Lotte Laserstein was a German-Swedish artist whose artwork intermittently fell into obscurity and then on rediscovery has been highlighted as a precious and significant example of 1900s art.
Lotte Laserstein was born in the town of Preussisch Holland in the German province of East Prussia (now Pasłęk in Poland) in 1898. She was the first child born to Meta and Hugo Laserstein and her father was of Jewish heritage. Two years later her sister, Käte Laserstein, was born. Her father was a pharmacist and owned a local pharmacy. Due to her father’s failing health, in 1900 Lotte Laserstein and her family moved to Bad Nauheim in the German province of Hesse. Two years later, in 1902, her father died due to heart disease, aged only 42. Her mother never remarried and from that time onwards the family comprised solely self-sufficient women. They moved to Danzig (now Gdansk) where Meta Laserstein’s mother, Ida Birnbaum, was living together with her daughter Elisabeth. Lotte Laserstein’s childhood could be characterised as respectable middle-class in nature, one which afforded ample space to musical, literary and artistic interests. Meta Laserstein was a professional pianist who also gave piano lessons. Elisabeth Birnbaum ran a small painting school for women located in Danzig and her niece, Lotte Laserstein, attended the school from the age of 10.
In 1912 Meta Laserstein and her mother and her two daughters all moved to Berlin. There the girls attended certified schools and furthered their education. After completing her schooling Lotte Laserstein then attended university for a couple of terms, studying philosophy and history of art. She subsequently took preparatory painting classes and in 1921 she was accepted into the Berlin academy of art, which had opened its doors to female students in 1919. The teaching offered by the artist and educator Erich Wolfsfeld was formative for his students. Lotte Laserstein had long admired his artistic realism and he became very important to her artistic development. She showed major talent for which she gained recognition whilst still a student. Five years later she qualified with top marks and won a gold medal.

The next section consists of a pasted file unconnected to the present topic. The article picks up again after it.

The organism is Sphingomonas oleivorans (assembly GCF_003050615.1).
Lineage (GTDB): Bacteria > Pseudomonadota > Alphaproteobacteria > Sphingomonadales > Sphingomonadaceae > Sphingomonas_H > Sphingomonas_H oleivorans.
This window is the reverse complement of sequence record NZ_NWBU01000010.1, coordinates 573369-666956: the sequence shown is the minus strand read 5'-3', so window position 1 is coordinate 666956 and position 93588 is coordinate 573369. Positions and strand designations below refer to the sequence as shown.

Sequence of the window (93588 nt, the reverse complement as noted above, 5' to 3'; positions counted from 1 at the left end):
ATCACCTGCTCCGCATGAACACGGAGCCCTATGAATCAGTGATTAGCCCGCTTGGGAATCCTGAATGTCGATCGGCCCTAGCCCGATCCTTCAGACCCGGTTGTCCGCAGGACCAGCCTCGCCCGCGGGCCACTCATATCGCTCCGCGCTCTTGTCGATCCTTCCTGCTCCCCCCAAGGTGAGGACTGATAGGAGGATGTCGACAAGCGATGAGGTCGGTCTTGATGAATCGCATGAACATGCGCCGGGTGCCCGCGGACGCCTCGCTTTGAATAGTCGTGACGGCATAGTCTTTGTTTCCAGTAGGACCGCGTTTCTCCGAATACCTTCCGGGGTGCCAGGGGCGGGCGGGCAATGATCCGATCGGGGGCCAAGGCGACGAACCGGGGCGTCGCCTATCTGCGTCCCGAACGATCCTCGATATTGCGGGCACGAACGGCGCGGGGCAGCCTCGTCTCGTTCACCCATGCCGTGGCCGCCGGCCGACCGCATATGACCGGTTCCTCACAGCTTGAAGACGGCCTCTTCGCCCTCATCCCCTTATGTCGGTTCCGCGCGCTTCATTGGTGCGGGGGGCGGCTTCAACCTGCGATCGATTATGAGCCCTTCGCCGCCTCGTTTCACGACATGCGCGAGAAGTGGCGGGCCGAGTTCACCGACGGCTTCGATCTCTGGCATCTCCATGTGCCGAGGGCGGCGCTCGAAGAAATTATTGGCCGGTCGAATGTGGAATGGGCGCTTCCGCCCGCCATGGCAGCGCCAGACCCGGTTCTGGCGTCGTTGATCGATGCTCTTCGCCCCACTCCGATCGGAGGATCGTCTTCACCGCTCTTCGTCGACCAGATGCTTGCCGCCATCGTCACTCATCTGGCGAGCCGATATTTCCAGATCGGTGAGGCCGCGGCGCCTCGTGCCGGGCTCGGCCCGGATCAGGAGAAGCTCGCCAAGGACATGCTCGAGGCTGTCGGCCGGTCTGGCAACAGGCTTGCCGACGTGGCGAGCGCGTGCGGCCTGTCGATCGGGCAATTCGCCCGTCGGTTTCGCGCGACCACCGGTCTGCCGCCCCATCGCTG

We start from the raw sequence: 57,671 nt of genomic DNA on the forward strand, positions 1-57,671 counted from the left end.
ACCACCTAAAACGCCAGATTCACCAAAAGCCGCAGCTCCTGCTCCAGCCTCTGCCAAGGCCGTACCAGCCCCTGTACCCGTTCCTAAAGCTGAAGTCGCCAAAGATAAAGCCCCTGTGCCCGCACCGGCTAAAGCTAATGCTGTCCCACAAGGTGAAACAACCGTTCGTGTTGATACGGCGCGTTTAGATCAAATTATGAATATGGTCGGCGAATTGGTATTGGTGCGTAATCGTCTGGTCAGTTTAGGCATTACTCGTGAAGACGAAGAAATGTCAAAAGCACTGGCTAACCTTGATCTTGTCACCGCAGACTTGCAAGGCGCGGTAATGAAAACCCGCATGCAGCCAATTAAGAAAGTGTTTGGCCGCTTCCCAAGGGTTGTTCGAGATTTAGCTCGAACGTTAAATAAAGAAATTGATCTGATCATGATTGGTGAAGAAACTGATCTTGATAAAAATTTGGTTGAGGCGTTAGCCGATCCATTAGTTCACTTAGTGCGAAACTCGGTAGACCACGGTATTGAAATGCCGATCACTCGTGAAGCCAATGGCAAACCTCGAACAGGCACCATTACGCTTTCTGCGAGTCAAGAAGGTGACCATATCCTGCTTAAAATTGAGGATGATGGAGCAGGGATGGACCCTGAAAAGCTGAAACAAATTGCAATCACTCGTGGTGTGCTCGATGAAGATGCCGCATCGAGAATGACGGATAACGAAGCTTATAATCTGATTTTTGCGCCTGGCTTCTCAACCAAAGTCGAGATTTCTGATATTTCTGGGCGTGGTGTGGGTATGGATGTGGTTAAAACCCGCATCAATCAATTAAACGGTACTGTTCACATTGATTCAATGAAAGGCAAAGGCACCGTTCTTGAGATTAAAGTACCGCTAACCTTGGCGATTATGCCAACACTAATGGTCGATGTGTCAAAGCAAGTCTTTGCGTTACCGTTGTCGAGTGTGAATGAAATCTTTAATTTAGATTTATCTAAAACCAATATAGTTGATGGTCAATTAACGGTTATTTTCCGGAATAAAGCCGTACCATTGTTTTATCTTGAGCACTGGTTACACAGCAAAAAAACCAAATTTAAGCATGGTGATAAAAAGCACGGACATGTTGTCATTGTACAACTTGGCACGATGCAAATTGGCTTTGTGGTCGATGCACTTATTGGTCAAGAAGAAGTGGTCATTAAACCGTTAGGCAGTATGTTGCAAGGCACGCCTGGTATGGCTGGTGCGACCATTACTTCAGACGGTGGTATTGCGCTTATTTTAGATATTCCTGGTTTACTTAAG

Lotte Laserstein had received a classical education and her work often contains references to themes related to art history. During her artistically expansive phase, which lasted from the 1920s through the 1930s – and is often described as her most successful – her choice of subject matter for her artwork also reflected contemporary popular culture. She was further influenced by the liberating women’s fashion of the day which entailed loose-fitting clothing, cutting your hair short, dressing and behaving in an androgynous manner. Lotte Laserstein portrayed women who practised sports and who sat alone at public cafés. These were emancipated women who freely imbibed alcohol, read a newspaper, and moved around free from the presence of male companions.
On completing her art studies Lotte Laserstein set up her own studio, working both on commission and freely creating her own paintings. She held exhibitions in places such as Berlin, Paris, and Stuttgart. She was considered to have a promising career ahead of her and was noted in the press as one of the best young artists amongst her contemporaries. However, working as a freelance artist did not bring in enough income to live on and so Lotte Laserstein opened a private art school. She also looked for illustration work and sent in contributions to popular culture magazines.
One of her closest friends was Traute Rose who posed for many of Lotte Laserstein’s paintings and can be seen in the double portraits that Lotte Laserstein produced. These paintings revealed the artist’s interest in her role as artist and in the relationship between model, artist, and viewer. Meanwhile, the references to art history were ever-present. Lotte Laserstein also began to produce self-portraits, something she continued to do throughout her life.
In the early 1930s Lotte Laserstein produced a couple of large-scale paintings comprising groups of people. One of the best-known of these is Abend über Potsdam (known in Swedish as Kväll över Potsdam) which dates from 1930. It depicts five people sitting on a balcony with a view across the town. None of the figures is engaged in conversation and all five are deep in personal contemplation. The painting represents the moody and foreboding atmosphere which reigned at that time.
It was not long before the political climate began to change, initially piecemeal and then radically. Following the Nazi rise to power in 1933 Lotte Laserstein, due to her Jewish ancestry, was forced out of public life. She attempted to hold exhibitions in other European countries and successfully managed to display individual pieces of her artwork in London in 1934 and in Paris in 1937. However, the situation became increasingly tense. In 1935 she was forced to close her school as, amongst other things, she was no longer permitted to acquire artistic materials.